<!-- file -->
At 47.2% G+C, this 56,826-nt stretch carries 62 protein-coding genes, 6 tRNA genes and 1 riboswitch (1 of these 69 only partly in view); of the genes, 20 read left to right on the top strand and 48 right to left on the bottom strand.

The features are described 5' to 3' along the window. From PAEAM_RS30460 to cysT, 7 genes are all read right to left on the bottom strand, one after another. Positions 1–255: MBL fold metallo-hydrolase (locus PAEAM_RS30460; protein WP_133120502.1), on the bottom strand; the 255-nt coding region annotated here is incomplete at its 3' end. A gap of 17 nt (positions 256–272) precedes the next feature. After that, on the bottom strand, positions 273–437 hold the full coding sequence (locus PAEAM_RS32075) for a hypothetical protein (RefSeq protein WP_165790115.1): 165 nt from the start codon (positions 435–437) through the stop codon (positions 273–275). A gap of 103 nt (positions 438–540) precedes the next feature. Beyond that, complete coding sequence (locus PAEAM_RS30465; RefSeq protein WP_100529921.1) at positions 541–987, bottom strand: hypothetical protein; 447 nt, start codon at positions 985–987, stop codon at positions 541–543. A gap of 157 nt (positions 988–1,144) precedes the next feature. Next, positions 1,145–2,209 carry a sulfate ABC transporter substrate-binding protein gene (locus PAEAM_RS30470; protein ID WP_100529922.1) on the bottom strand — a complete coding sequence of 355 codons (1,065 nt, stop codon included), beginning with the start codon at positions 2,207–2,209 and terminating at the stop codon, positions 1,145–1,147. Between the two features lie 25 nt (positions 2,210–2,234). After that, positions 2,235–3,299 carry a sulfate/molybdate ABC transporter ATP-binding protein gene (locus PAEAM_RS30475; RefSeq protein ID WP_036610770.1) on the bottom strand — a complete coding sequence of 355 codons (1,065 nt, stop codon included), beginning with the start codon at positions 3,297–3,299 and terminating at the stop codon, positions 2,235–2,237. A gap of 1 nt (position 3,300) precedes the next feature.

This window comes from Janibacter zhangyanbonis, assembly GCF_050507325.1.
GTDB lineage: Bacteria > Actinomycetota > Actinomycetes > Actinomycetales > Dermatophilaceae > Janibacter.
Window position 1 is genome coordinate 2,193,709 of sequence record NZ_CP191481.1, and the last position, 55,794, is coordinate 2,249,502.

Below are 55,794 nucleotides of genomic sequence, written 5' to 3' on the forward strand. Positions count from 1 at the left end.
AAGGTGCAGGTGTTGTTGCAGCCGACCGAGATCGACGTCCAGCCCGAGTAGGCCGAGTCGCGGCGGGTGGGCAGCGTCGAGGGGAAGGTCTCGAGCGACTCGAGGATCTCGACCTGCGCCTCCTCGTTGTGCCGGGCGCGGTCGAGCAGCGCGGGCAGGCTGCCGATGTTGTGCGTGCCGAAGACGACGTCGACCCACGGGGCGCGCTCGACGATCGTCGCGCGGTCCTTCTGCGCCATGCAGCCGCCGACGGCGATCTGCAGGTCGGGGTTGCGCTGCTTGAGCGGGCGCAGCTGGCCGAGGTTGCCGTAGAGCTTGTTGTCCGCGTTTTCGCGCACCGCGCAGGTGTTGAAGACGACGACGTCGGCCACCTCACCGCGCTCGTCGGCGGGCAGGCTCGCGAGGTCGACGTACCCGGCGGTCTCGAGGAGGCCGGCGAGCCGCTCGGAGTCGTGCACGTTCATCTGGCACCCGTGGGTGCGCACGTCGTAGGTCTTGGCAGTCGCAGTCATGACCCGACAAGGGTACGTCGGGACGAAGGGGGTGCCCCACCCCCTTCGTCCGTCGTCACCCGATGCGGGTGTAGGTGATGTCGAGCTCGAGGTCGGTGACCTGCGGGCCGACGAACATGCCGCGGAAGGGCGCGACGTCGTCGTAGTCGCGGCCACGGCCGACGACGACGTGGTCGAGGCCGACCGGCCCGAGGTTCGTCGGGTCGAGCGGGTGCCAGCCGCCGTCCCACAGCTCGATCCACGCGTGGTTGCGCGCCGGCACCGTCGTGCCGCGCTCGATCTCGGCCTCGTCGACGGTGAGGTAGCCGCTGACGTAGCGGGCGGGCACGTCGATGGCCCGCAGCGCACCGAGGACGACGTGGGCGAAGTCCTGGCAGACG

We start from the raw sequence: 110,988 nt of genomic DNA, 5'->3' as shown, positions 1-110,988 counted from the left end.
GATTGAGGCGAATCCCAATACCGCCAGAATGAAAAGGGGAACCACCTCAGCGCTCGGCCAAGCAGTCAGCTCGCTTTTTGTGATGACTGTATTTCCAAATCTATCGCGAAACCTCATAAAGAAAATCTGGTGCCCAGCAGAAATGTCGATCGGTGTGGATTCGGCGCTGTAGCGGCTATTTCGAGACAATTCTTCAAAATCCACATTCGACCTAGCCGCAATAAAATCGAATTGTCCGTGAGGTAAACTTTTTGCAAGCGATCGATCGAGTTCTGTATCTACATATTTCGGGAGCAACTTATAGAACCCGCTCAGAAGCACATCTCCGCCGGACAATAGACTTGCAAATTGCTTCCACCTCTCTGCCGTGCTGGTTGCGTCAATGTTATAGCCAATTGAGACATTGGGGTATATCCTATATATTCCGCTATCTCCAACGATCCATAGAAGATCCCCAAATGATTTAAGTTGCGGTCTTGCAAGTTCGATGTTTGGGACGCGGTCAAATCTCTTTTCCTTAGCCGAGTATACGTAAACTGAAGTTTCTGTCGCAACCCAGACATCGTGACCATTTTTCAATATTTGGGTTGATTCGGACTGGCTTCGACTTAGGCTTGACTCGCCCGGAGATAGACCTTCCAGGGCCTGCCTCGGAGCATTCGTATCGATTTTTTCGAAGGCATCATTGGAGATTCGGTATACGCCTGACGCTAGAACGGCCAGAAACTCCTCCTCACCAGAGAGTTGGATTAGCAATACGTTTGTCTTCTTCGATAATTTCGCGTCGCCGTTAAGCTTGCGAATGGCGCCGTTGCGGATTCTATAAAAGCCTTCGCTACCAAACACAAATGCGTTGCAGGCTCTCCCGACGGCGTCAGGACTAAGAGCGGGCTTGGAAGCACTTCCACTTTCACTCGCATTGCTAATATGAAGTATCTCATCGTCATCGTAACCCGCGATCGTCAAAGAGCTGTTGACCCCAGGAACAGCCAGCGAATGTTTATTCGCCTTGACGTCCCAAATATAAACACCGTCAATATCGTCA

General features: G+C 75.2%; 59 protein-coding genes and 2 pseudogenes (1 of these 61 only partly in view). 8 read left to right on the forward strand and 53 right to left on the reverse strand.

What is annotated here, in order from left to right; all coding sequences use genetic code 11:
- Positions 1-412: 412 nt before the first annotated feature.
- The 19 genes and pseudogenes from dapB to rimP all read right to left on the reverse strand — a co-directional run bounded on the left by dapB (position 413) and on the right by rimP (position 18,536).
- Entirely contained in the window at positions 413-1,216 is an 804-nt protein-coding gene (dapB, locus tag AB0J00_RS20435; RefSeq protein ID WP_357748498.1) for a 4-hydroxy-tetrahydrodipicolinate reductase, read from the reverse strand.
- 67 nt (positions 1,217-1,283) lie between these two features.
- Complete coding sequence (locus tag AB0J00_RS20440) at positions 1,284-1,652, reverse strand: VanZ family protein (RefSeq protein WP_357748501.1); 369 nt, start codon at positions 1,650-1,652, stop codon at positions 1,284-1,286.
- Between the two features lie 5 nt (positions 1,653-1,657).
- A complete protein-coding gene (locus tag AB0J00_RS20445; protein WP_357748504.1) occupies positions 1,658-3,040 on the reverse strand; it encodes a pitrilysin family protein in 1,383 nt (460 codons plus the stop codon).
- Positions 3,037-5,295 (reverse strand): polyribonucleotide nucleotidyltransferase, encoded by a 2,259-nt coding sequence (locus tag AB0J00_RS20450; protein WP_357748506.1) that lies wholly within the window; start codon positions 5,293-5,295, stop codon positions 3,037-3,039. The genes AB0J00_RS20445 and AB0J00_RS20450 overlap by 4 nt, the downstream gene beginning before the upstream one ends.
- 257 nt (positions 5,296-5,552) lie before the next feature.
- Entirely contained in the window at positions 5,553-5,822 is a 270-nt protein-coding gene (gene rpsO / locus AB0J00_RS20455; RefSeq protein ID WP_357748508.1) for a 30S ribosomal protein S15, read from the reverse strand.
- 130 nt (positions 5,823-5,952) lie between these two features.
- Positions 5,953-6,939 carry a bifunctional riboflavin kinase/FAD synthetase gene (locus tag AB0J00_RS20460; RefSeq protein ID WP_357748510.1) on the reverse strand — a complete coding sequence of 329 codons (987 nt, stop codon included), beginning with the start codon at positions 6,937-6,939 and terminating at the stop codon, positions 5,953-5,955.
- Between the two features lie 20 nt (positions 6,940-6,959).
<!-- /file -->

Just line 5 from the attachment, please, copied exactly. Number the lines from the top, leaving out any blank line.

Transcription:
Window position 1 is genome coordinate 2,193,709 of sequence record NZ_CP191481.1, and the last position, 55,794, is coordinate 2,249,502.